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Scandinavian post-punks Lust For Youth embrace pop

By Gareth Watkins
Lust for Youth has changed and consolidated their sound for the better. Photo: Rasmus Jensen

Lust for Youth has changed and consolidated their sound for the better.
Photo: Rasmus Jensen

CALGARY — It may be the case that the fondness Northern Europeans have for electronic music is all down to the climate. Much like Canada, for half the year the weather is miserable enough to confine the population indoors, moving between heated apartment complexes to office blocks to shopping malls in boxy, efficient cars. Technology isn’t just a fact of life in Sweden, where Lust for Youth was founded; it’s what makes life possible. In the grim Northern English cities where much of what became ‘synth-pop’ (roughly speaking Lust for Youth’s genre, at least on their most recent record, 2014’s International) originated, the only good things in the lives of the members of New Order (from Manchester) or The Human League (Sheffield) were televisions, record players and later, synthesizers.

For Hannes Norrvide, for two albums the band’s sole member, the decision to avoid acoustic ‘rock’ instruments was simple.

“It’s fun to work with synthesizers and electronic instruments and see what kind of sounds you can come up with.”

For LFY’s first two albums, it didn’t sound like anybody was having any fun. 2012’s Growing Seeds and 2013’s Perfect View, both released on the taste-making, ultra-cool Sacred Bones records, didn’t owe much to the polished, populist electronic music of the mid ‘80s ‘second British invasion’, but to the earlier, stranger synthesizer experiments archived on Stones Throw Records’ Minimal Wave Tapes (remember Ohama? Martin Dupont? Linear Movement? Didn’t think so).

Unlike the early synth pioneers, Norrvide wasn’t aiming to capture the polished sounds of professionally recorded music. The recordings are thick with bass-expanding fuzz and a tape hiss that renders the treble as a sharp white noise, with Norrvide’s vocals reverbed to the point of being impossible to decipher. It’s minimal wave produced like it was the lowest of lo-fi indie rock.

For International, Norrvide bought in collaborators so there was “three brilliant people with brilliant ideas working together.”

Malthe Fischer is formerly of psychedelic pop act Oh No Ono, while Loke Rahbek has played in Vår, Damien Dubrovnik and Sexdrome and is the founder of the Copenhagen-based Posh Isolation record label. Norrvide also relocated from his native Gothenburg, Sweden to Copenhagen, Denmark. It has seriously changed LFY’s sound and their method of recording.

“We spend more time on writing songs now than before. The old way of working was with the mindset: ‘first take is the best one.’ Just press record and play it, and if there was any mistakes I just let them be there, because I was recording on cassette at that time so I had to accept the mistakes or to re-record the whole track.”

Take the first track from International, dubbed “Epoetin Alfa.” The initial synth stab is glorious and huge, like the THX sound effect used to show off what cinema speakers are capable of. Distinct, clear guitar lines mostly free of effects save for a dab of reverb follows. Within 23 seconds Norrvide’s vocals appear. After the extensive processing he put them through on his previous records, this feels like the first time we’ve ever heard him sing. The song is about Lance Armstrong, the cycling legend who went from being his nation’s pride to its shame overnight when it was discovered that he was doping with the drug from which the song takes its name. On the chorus Norrvide intones ‘he crossed the line/this time, crossed the line,’ referring to both the finish lines and the moral lines that Armstrong crossed in his career. Coming after albums of murky, indistinct electronica that showed evidence of Norrvide’s links to Sweden’s harsh noise scene, “Epoetin Alfa” is jarring.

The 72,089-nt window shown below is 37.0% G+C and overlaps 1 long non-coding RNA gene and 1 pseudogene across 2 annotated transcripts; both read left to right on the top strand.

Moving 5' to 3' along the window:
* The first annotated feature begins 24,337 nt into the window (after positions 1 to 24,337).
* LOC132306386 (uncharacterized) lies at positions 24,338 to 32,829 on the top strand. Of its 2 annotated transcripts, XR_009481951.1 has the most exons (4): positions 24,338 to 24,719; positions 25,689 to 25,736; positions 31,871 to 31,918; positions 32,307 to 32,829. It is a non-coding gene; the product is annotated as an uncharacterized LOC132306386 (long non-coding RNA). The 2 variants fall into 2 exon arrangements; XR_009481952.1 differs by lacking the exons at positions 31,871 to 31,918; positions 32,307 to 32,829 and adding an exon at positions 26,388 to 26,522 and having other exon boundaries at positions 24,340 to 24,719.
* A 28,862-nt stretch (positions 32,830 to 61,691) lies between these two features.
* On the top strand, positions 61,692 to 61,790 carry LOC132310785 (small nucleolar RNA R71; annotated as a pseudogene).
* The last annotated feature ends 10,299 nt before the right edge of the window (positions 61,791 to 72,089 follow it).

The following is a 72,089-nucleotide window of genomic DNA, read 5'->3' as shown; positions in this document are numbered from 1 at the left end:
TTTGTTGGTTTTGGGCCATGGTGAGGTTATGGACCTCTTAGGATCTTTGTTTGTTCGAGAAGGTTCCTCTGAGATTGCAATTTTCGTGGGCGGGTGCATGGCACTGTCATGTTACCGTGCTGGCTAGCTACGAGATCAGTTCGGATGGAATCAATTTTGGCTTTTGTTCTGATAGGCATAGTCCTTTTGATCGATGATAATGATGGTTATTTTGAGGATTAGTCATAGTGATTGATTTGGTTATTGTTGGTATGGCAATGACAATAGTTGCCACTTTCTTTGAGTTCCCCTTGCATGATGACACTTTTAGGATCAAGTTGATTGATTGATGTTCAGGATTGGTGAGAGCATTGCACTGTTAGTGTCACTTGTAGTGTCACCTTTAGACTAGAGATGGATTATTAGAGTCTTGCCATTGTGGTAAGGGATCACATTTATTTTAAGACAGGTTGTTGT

If “Epoetin Alfa” is a sharp left turn, the song “Armida” is where Norrvide transfers to a different form of transport entirely to continue his journey. He enlists electro-pop vocalist Soho Rezanejad to sing about moving her feet and losing control. Not losing control because of the alienation of late-capitalist society, not moving your feet to run from your problems, but because it’s fun to dance. On the next track, “After Touch,” a return to miserabalism comes like a breath of fresh air, with Norrvide channeling Morrisey and Echo and the Bunnymen’s Ian McCulloch over a waltz-time beat.

The shift in sound between the records feels like less of a stylistic U-turn and more of a thawing out, revealing what had been frozen in Norrvide during his career until this point. He’s not just a happier person (during our interview he jokes about being influenced by R. Kelly and the band adopting a seal at Helsingborg zoo), but he’s more confident of his abilities as a front man. Reviewers had remarked on how beneath the static and reverb there were synth melodies that could be in accessible pop songs – now they are. His goal for this album, and the new three-piece band, was “To try something I didn’t feel comfortable with and to challenge myself, it was about time that something should change.”

See Lust for Youth on Friday, August 7th at the National Music Centre with Rhythm of Cruelty, Tigerwing, Poison Wave and Melted Mirror. Tickets are $15 in advance or $20 at the door. They play in Vancouver at the Hindenberg on Saturday, August 8th.

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